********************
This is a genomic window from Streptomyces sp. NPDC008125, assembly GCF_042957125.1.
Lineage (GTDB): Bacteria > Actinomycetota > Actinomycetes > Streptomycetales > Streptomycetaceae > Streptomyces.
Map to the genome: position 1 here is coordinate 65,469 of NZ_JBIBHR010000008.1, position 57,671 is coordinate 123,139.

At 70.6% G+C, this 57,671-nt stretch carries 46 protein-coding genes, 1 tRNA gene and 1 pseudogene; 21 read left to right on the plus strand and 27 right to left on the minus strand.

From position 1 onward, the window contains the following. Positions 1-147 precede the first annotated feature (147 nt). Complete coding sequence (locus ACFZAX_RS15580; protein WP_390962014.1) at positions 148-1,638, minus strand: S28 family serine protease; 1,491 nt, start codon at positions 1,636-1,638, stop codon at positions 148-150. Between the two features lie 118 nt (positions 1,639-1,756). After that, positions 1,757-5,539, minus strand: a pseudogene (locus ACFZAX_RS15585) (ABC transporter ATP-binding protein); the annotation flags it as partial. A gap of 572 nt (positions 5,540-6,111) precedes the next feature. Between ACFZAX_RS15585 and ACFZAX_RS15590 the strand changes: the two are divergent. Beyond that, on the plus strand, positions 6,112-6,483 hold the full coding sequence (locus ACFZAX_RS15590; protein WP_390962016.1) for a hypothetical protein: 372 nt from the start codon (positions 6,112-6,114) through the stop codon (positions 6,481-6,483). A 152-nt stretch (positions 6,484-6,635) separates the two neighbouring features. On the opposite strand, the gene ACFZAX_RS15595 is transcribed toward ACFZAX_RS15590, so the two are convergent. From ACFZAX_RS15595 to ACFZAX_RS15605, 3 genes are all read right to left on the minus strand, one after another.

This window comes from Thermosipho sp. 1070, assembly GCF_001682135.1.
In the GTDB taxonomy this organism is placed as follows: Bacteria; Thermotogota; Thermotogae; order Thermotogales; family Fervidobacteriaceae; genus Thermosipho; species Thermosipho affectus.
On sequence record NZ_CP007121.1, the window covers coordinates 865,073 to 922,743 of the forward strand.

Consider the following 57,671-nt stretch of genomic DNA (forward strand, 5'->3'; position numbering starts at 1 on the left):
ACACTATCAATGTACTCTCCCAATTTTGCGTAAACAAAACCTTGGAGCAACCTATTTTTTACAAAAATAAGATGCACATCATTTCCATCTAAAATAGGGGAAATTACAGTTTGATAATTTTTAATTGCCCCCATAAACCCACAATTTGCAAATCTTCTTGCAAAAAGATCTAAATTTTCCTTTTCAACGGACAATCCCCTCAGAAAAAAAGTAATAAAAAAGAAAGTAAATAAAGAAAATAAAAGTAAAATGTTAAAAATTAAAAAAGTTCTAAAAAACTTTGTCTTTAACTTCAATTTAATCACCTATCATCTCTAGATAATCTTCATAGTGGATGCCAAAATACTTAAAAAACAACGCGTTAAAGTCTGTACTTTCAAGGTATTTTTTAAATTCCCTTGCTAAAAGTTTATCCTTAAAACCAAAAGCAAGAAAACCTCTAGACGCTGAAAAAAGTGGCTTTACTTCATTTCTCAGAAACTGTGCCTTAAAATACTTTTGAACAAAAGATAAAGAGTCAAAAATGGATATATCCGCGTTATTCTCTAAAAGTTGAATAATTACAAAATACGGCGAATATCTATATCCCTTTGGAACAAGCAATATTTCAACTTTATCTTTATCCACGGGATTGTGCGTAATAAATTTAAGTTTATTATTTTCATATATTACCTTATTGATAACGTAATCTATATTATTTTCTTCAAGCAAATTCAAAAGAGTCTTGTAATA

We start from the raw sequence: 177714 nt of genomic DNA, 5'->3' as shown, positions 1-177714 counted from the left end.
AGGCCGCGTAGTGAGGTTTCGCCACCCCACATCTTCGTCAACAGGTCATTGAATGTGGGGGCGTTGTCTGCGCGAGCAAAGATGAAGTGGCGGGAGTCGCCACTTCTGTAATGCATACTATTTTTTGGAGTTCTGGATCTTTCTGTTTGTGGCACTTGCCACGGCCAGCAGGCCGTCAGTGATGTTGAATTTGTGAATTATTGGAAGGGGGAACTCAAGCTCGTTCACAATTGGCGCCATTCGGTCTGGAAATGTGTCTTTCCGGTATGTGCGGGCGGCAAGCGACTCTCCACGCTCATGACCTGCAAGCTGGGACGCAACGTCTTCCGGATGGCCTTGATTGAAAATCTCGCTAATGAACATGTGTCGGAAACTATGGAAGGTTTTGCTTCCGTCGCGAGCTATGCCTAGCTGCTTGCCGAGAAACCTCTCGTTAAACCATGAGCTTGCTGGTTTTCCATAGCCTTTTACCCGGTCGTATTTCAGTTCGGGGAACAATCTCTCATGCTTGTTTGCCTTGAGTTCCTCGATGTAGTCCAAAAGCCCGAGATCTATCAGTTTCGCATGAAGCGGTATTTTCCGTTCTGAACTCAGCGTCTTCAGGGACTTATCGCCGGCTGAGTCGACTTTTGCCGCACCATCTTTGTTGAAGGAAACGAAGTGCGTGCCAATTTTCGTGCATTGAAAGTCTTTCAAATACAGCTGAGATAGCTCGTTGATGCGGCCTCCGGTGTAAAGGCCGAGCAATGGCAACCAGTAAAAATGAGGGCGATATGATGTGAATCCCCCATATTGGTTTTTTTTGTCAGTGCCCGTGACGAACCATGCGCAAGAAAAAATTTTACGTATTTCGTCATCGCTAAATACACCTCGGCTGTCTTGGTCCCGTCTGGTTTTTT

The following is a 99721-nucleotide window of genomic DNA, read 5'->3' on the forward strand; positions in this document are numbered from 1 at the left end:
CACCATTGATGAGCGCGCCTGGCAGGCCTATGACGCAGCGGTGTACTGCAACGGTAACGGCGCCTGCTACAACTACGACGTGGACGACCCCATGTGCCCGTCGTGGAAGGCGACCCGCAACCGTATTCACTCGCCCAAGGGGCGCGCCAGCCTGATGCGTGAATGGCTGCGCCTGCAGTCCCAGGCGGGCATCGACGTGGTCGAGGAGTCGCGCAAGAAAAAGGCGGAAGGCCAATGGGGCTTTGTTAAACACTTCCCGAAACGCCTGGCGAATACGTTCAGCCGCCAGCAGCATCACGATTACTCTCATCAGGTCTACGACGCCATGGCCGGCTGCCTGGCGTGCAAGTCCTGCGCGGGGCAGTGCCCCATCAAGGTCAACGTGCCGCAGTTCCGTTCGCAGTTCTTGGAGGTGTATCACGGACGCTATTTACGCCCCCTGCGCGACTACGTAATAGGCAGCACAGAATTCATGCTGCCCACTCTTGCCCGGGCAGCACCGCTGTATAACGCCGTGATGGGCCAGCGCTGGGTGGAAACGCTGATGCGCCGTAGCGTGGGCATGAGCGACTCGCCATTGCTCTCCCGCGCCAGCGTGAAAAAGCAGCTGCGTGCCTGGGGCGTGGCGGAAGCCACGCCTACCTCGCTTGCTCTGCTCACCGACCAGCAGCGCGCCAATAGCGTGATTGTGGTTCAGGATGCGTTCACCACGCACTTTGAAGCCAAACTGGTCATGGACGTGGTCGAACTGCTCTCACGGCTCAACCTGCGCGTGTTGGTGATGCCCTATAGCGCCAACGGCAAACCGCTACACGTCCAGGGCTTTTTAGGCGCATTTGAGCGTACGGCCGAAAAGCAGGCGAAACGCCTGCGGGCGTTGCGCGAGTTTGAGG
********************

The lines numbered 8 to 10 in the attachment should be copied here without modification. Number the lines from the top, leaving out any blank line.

On sequence record NZ_CP007121.1, the window covers coordinates 865,073 to 922,743 of the forward strand.

Consider the following 57,671-nt stretch of genomic DNA (forward strand, 5'->3'; position numbering starts at 1 on the left):
ACACTATCAATGTACTCTCCCAATTTTGCGTAAACAAAACCTTGGAGCAACCTATTTTTTACAAAAATAAGATGCACATCATTTCCATCTAAAATAGGGGAAATTACAGTTTGATAATTTTTAATTGCCCCCATAAACCCACAATTTGCAAATCTTCTTGCAAAAAGATCTAAATTTTCCTTTTCAACGGACAATCCCCTCAGAAAAAAAGTAATAAAAAAGAAAGTAAATAAAGAAAATAAAAGTAAAATGTTAAAAATTAAAAAAGTTCTAAAAAACTTTGTCTTTAACTTCAATTTAATCACCTATCATCTCTAGATAATCTTCATAGTGGATGCCAAAATACTTAAAAAACAACGCGTTAAAGTCTGTACTTTCAAGGTATTTTTTAAATTCCCTTGCTAAAAGTTTATCCTTAAAACCAAAAGCAAGAAAACCTCTAGACGCTGAAAAAAGTGGCTTTACTTCATTTCTCAGAAACTGTGCCTTAAAATACTTTTGAACAAAAGATAAAGAGTCAAAAATGGATATATCCGCGTTATTCTCTAAAAGTTGAATAATTACAAAATACGGCGAATATCTATATCCCTTTGGAACAAGCAATATTTCAACTTTATCTTTATCCACGGGATTGTGCGTAATAAATTTAAGTTTATTATTTTCATATATTACCTTATTGATAACGTAATCTATATTATTTTCTTCAAGCAAATTCAAAAGAGTCTTGTAATA